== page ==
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Increased vesicular monoamine transporter enhances dopamine release and opposes Parkinson disease-related neurodegeneration in vivo.

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Proc Natl Acad Sci U S A 2014 Jul; 111(27):9977-82

Authors: Kelly M Lohr, Alison I Bernstein, Kristen A Stout, Amy R Dunn, Carlos R Lazo, Shawn P Alter, Minzheng Wang, Yingjie Li, Xueliang Fan, Ellen J Hess, Hong Yi, Laura M Vecchio, David S Goldstein, Thomas S Guillot, Ali Salahpour, Gary W Miller

Disruption of neurotransmitter vesicle dynamics (transport, capacity, release) has been implicated in a variety of neurodegenerative and neuropsychiatric conditions. Here, we report a novel mouse model of enhanced vesicular function via bacterial artificial chromosome (BAC)-mediated overexpression of the vesicular monoamine transporter 2 (VMAT2; Slc18a2). A twofold increase in vesicular transport enhances the vesicular capacity for dopamine (56%), dopamine vesicle volume (33%), and basal tissue dopamine levels (21%) in the mouse striatum. The elevated vesicular capacity leads to an increase in stimulated dopamine release (84%) and extracellular dopamine levels (44%). VMAT2-overexpressing mice show improved outcomes on anxiety and depressive-like behaviors and increased basal locomotor activity (41%). Finally, these mice exhibit significant protection from neurotoxic insult by the dopaminergic toxicant 1-methyl-4-phenyl-1,2,3,6-tetrahydropyridine (MPTP), as measured by reduced dopamine terminal damage and substantia nigra pars compacta cell loss. The increased release of dopamine and neuroprotection from MPTP toxicity in the VMAT2-overexpressing mice suggest that interventions aimed at enhancing vesicular capacity may be of therapeutic benefit in Parkinson disease.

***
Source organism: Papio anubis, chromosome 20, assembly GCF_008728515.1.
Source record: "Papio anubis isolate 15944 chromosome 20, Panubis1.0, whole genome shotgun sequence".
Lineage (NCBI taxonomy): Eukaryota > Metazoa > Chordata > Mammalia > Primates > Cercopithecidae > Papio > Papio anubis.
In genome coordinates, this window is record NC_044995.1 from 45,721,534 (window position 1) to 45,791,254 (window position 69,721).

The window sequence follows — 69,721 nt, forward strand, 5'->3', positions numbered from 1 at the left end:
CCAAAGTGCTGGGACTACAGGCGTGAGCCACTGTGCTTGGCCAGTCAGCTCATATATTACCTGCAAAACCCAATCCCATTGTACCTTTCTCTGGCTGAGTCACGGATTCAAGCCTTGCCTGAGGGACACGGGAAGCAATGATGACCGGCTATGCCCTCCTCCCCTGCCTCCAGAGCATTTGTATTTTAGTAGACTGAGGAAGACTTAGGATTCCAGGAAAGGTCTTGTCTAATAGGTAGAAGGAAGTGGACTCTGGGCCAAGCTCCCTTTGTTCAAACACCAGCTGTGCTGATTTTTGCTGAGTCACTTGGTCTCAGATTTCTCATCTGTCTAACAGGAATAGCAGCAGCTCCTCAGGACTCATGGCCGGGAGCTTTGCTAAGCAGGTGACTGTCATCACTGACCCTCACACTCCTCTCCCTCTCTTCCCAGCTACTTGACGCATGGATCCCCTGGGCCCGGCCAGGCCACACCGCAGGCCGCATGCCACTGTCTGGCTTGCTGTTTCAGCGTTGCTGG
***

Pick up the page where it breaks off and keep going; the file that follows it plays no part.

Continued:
PMID: 24979780 [PubMed - as supplied by publisher]

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